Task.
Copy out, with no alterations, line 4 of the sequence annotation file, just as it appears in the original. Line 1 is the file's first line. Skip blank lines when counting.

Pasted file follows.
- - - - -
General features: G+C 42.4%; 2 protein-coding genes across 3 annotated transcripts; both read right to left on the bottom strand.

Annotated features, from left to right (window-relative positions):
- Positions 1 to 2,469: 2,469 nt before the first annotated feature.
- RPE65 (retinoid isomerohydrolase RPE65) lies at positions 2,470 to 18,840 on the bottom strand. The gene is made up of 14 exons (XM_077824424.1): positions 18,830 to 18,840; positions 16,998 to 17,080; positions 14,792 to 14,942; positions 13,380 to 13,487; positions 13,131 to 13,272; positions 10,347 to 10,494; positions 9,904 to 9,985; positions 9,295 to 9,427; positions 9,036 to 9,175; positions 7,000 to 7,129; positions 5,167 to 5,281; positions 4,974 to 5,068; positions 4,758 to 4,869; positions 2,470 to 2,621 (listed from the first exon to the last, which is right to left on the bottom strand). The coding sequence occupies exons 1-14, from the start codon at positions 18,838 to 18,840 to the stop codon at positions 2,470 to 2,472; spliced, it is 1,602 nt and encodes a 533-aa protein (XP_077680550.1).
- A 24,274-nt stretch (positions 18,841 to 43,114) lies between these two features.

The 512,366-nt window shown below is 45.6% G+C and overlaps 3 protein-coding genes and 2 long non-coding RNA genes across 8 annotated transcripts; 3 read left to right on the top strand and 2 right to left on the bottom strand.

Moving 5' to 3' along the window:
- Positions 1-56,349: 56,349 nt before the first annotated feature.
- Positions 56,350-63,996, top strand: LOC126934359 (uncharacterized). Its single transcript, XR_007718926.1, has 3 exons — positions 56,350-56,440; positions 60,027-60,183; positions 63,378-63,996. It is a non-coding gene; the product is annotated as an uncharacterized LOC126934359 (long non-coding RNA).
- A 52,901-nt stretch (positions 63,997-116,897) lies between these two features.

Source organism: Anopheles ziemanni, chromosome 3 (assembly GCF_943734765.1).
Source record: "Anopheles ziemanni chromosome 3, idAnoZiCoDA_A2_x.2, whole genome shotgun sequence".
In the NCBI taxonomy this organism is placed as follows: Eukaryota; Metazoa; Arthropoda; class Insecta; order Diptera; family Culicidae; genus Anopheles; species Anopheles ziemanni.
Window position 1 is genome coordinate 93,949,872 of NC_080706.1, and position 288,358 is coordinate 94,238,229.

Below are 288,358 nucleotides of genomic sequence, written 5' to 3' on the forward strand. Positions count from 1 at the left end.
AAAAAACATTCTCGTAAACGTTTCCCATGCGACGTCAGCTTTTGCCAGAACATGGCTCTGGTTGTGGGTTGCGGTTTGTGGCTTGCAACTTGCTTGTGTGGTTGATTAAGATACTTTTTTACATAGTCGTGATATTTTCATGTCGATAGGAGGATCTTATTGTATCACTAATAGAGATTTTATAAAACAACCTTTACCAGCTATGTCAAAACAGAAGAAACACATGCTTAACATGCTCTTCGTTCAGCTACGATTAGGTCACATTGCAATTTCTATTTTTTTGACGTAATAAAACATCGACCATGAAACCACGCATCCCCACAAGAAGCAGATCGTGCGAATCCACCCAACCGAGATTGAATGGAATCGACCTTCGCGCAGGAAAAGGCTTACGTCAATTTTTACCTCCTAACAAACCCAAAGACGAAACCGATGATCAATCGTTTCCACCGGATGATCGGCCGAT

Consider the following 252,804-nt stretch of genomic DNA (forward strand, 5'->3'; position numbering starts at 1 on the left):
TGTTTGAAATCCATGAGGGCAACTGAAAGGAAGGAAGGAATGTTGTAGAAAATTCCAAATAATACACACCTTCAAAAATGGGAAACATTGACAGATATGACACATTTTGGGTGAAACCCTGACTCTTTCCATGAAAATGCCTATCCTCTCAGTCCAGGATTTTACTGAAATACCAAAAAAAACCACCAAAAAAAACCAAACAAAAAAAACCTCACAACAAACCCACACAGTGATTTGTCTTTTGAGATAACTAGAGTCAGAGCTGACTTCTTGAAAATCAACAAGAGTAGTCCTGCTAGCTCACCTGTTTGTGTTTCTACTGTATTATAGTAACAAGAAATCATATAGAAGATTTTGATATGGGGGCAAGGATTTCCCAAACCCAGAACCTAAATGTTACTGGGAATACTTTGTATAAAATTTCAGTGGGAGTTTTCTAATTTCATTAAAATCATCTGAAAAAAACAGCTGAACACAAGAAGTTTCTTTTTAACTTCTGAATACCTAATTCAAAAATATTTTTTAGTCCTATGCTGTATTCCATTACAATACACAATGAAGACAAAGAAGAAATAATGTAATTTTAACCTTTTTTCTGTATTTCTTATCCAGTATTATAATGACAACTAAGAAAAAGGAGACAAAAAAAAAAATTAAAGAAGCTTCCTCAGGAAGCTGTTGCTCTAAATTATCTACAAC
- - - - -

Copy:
- RPE65 (retinoid isomerohydrolase RPE65) lies at positions 2,470 to 18,840 on the bottom strand. The gene is made up of 14 exons (XM_077824424.1): positions 18,830 to 18,840; positions 16,998 to 17,080; positions 14,792 to 14,942; positions 13,380 to 13,487; positions 13,131 to 13,272; positions 10,347 to 10,494; positions 9,904 to 9,985; positions 9,295 to 9,427; positions 9,036 to 9,175; positions 7,000 to 7,129; positions 5,167 to 5,281; positions 4,974 to 5,068; positions 4,758 to 4,869; positions 2,470 to 2,621 (listed from the first exon to the last, which is right to left on the bottom strand). The coding sequence occupies exons 1-14, from the start codon at positions 18,838 to 18,840 to the stop codon at positions 2,470 to 2,472; spliced, it is 1,602 nt and encodes a 533-aa protein (XP_077680550.1).